Communication at the Doctor’s Office
So I reviewed my Medical Week Posts for this week and they all boiled down to this – let’s all do a better job communicating. There. I said it. You can skip this week if you want to or you can stay tuned for some juicy stories.
As fervently as I believe that every general education teacher should take special education classes, I believe every doctor should take communication classes. Do they? I’ve mostly had doctors that communicate well and patiently answer my questions. In one recent exam, a new doctor was trying to get some information about Aidan. I have 10 years of info in my brain and had a hard time figuring out which pieces he wanted. It was very helpful when he gave some examples of what he may be looking for and was specific with his questions.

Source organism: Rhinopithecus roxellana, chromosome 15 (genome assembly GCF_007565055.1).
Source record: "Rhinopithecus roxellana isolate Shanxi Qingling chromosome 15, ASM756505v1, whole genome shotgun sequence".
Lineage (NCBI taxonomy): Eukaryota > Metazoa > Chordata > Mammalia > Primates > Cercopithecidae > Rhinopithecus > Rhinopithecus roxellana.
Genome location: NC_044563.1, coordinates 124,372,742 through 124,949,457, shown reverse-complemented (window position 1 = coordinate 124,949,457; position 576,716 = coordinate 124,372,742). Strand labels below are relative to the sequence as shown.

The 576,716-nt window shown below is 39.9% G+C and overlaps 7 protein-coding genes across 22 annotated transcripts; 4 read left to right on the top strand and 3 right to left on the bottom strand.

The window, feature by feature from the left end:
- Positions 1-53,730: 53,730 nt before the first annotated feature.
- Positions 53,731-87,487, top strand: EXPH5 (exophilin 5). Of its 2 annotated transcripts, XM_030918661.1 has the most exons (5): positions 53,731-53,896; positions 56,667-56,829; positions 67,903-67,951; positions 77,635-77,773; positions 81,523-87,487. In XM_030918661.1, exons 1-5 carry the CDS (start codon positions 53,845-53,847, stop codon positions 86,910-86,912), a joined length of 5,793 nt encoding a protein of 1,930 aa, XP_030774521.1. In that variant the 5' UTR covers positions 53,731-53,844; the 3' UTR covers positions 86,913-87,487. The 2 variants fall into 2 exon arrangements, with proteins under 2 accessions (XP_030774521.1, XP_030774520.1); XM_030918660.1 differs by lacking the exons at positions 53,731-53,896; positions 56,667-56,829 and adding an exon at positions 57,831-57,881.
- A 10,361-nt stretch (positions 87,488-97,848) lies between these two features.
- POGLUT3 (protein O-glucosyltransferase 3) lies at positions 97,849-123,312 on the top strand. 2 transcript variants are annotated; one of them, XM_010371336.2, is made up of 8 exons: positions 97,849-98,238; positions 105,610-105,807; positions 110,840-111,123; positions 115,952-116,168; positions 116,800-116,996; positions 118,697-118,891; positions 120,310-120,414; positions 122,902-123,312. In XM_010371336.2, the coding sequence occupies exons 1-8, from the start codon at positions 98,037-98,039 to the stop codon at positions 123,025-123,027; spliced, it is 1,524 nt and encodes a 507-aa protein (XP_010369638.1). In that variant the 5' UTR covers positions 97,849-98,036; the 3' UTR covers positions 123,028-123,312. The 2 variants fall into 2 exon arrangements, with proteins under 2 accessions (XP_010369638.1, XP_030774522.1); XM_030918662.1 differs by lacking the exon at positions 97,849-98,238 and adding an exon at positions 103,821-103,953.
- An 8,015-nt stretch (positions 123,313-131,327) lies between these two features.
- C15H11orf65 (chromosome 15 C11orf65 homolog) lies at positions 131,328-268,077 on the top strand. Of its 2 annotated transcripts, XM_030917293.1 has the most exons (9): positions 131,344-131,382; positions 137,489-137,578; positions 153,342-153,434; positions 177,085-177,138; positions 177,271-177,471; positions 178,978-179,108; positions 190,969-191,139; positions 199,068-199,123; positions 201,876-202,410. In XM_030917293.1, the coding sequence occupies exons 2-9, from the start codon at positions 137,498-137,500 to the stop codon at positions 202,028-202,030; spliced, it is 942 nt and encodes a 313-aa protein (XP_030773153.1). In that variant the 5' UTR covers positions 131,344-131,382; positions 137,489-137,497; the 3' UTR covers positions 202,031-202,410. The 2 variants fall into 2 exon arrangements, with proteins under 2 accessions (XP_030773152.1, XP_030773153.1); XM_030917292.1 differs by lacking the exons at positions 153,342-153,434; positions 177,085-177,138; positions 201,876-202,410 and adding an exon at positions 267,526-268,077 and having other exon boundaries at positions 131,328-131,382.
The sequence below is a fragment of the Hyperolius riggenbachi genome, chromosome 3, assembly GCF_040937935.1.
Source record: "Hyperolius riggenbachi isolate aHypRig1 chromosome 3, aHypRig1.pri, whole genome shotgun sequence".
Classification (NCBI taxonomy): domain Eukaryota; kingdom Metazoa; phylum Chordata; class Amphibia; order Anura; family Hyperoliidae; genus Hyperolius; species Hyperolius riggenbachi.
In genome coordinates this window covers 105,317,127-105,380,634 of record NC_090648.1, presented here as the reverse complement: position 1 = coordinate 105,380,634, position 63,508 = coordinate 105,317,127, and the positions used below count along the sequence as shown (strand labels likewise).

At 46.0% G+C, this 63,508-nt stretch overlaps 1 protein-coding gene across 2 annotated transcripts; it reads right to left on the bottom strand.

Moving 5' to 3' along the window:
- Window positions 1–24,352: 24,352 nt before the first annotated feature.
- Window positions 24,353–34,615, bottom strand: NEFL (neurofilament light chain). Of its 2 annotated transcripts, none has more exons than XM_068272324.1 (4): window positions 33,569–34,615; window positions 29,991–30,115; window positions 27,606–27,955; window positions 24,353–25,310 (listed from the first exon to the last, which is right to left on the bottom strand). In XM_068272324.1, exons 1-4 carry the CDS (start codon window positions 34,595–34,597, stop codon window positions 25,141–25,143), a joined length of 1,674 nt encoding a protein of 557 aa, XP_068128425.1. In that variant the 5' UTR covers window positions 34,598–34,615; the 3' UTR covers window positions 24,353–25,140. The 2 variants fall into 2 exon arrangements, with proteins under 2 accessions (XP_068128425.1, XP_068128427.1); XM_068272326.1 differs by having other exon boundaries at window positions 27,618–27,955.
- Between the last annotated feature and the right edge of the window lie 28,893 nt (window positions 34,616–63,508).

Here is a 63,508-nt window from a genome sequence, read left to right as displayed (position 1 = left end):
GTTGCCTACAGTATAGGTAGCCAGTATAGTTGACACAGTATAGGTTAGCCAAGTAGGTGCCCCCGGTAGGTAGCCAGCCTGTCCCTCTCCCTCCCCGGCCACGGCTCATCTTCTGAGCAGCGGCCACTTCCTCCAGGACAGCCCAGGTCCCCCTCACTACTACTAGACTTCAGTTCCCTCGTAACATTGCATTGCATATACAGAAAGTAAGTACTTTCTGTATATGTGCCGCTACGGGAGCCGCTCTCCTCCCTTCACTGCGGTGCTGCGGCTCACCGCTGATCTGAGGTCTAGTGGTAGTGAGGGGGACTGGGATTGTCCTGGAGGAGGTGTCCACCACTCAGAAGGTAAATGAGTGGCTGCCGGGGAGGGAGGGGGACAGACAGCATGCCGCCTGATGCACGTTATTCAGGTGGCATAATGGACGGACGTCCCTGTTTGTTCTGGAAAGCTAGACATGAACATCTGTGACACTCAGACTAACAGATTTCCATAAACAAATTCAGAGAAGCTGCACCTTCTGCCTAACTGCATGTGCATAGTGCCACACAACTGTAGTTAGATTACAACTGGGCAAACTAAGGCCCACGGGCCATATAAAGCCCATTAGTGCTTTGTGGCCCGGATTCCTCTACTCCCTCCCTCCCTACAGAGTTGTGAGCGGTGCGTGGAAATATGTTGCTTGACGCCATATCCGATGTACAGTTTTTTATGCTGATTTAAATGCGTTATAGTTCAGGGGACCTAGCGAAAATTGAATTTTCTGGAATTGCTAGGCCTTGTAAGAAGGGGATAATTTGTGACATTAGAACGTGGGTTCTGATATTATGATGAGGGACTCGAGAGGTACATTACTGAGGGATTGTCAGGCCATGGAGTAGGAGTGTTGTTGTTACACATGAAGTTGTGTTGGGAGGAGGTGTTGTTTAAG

This may seem obvious, but it is totally inappropriate to leave a life changing diagnosis on an answering machine and advise that there are many books available if you have any questions. (Yes, that really happened to us). When successful patient outcomes rely heavily on patient education and compliance, it’s so important to educate us how to be involved.
We need to learn to ask questions and sift through information. We need to make sure we understand the answers. Patients need to honestly consider and communicate if they will be able to follow through on treatment. Doctors can help simply by checking in with patients during a visit. “Do you have any questions?” “Do you have any problems with this treatment?” “Would you like us to pay for a trip to Greece while you consider all of this?” You get the picture.